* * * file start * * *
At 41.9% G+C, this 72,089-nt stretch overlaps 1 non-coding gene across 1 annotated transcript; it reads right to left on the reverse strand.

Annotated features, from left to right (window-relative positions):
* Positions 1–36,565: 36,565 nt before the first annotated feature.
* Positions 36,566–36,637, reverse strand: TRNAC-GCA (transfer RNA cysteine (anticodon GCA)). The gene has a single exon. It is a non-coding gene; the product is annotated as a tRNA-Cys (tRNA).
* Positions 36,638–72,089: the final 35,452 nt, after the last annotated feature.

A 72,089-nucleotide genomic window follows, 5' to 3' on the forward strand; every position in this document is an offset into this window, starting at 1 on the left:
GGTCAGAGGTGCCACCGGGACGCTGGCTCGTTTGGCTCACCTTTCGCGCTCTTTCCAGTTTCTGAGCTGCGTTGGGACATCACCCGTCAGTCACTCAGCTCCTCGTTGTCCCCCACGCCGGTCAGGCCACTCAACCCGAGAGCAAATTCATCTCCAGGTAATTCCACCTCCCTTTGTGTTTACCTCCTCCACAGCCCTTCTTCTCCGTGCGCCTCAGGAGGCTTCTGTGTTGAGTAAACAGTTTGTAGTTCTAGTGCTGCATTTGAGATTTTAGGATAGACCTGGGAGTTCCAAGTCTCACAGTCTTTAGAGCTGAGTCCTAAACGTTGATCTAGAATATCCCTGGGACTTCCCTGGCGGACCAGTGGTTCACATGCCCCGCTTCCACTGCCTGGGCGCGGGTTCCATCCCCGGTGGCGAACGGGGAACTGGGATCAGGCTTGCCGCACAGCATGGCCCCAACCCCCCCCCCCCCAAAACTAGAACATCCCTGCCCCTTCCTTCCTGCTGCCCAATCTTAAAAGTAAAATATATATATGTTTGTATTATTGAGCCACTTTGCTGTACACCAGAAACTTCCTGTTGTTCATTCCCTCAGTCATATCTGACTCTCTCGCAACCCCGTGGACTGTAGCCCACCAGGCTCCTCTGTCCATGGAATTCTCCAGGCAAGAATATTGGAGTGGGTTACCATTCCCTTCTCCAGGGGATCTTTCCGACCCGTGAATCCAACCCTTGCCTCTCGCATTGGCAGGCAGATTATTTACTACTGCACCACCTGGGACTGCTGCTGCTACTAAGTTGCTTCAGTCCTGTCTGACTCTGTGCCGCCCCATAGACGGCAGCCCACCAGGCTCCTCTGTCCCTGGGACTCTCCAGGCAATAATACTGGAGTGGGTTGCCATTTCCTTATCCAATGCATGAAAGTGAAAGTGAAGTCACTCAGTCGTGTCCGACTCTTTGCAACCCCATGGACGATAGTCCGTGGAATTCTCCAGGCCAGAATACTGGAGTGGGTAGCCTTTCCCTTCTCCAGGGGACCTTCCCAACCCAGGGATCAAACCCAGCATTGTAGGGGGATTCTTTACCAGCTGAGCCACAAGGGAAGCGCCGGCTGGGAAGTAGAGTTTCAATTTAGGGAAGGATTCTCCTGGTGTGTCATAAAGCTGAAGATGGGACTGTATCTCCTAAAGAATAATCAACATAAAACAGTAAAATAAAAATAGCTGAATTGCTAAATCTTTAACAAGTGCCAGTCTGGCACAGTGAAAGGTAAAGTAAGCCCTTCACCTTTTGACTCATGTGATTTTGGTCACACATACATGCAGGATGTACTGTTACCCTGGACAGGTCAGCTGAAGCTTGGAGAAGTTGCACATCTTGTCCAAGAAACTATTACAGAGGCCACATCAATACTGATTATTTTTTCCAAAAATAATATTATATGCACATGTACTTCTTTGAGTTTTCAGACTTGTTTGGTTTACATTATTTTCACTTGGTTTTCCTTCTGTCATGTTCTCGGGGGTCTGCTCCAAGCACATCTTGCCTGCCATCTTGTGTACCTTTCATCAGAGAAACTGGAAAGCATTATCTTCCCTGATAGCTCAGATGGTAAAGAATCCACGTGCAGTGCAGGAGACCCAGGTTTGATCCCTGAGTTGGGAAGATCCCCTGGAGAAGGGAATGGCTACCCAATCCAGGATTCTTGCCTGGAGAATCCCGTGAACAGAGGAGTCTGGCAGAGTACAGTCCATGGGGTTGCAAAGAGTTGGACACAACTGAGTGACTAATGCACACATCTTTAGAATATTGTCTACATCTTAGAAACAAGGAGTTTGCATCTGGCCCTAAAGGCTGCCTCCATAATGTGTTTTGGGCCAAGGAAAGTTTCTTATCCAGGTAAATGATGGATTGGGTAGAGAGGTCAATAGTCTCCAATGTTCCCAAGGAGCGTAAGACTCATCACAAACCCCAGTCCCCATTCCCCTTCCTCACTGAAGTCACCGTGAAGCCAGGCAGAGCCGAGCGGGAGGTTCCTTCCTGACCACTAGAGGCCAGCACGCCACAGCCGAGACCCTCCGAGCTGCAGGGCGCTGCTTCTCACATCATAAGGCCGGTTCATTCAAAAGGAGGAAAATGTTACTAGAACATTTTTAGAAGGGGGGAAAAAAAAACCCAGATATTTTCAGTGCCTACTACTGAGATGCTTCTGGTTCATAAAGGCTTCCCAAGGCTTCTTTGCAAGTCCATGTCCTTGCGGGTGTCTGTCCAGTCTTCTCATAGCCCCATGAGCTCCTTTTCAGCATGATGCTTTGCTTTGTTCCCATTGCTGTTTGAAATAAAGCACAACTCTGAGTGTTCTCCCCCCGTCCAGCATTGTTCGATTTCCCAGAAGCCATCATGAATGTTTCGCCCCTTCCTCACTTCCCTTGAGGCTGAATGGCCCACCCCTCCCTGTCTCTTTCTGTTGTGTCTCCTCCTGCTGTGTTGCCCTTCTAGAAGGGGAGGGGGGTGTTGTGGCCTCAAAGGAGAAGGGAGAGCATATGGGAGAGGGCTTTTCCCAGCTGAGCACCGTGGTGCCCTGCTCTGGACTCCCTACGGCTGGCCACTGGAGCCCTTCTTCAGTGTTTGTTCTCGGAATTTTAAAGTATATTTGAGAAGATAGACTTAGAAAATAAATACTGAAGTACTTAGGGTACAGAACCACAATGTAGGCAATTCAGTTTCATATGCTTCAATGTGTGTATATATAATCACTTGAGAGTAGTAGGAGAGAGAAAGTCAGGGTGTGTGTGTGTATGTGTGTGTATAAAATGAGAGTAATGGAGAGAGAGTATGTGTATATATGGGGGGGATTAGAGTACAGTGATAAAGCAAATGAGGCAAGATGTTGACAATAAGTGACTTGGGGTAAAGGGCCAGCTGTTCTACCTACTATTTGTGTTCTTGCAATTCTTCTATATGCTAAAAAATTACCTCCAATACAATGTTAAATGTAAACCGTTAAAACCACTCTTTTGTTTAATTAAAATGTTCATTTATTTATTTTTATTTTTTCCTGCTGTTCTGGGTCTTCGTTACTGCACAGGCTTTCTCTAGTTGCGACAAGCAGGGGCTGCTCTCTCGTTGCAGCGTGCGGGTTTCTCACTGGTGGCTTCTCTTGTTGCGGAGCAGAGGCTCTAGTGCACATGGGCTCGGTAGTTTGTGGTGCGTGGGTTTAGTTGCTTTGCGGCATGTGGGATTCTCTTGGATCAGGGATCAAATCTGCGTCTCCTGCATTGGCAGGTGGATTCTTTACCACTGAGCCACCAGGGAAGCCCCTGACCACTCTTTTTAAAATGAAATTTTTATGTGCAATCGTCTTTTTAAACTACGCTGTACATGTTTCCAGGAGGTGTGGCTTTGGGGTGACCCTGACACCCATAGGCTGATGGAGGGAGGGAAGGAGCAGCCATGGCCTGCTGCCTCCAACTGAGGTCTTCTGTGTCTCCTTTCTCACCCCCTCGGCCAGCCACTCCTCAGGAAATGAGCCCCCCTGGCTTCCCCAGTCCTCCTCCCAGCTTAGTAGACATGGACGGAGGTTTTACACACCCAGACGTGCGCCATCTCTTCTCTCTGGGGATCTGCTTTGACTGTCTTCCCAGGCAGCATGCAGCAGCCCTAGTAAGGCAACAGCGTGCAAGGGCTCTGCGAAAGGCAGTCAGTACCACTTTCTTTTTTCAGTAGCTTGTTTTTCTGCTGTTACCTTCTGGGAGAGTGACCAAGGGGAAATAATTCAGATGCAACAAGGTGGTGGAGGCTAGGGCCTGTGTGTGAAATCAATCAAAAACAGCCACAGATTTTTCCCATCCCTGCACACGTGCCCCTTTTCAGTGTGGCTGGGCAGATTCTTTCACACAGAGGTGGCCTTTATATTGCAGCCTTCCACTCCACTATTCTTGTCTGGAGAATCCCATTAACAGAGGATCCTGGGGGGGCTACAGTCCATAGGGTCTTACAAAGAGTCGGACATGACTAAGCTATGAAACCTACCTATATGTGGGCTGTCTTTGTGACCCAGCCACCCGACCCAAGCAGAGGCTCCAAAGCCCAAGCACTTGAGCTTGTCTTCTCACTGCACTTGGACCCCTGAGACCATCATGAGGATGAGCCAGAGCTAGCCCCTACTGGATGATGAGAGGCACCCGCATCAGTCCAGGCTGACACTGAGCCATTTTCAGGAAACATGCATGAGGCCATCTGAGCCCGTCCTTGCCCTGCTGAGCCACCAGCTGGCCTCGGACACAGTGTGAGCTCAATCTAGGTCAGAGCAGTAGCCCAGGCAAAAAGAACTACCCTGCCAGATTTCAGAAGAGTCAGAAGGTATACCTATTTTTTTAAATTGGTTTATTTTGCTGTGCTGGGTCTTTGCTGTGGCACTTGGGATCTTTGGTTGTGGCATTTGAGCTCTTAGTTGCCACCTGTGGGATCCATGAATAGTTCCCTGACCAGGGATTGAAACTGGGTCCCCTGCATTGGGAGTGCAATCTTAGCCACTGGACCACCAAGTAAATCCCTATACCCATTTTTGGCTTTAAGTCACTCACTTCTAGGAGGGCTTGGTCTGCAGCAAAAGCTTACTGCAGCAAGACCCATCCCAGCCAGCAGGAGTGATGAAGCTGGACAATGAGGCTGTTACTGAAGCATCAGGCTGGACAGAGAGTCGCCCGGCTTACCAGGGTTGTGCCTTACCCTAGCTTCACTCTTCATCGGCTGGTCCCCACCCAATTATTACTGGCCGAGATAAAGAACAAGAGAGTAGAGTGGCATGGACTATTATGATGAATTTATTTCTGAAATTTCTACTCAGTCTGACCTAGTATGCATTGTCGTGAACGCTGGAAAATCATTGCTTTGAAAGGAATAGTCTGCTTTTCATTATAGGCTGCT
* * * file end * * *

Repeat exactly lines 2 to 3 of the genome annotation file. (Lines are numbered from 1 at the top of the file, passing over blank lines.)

Annotated features, from left to right (window-relative positions):
* Positions 1–36,565: 36,565 nt before the first annotated feature.